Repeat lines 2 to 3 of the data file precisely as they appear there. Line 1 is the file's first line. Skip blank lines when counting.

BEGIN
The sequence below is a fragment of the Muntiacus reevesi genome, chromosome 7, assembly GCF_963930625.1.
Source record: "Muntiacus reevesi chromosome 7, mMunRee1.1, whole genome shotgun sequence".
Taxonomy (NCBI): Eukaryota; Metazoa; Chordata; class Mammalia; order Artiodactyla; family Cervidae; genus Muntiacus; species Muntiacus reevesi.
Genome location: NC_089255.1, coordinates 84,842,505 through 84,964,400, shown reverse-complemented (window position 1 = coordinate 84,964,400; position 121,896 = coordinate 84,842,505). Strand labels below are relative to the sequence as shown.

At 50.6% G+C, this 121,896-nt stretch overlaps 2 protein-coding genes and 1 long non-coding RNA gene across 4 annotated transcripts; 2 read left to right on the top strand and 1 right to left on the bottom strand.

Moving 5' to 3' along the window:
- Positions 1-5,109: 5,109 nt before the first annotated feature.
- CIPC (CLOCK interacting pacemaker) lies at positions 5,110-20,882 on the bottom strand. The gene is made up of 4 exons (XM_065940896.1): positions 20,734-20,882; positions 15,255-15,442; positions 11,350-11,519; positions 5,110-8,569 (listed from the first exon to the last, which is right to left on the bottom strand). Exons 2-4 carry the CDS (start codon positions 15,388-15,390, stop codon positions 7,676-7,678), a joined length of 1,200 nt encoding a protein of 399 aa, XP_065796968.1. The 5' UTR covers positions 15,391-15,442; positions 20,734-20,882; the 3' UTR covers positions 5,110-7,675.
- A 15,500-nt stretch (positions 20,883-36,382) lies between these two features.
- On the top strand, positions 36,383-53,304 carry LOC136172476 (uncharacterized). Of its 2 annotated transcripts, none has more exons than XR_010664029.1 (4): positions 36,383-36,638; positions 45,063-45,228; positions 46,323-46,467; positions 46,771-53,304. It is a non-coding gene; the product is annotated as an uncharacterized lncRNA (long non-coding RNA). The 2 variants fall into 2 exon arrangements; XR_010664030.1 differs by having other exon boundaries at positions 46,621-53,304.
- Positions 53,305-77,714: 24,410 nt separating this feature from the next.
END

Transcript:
Source record: "Muntiacus reevesi chromosome 7, mMunRee1.1, whole genome shotgun sequence".
Taxonomy (NCBI): Eukaryota; Metazoa; Chordata; class Mammalia; order Artiodactyla; family Cervidae; genus Muntiacus; species Muntiacus reevesi.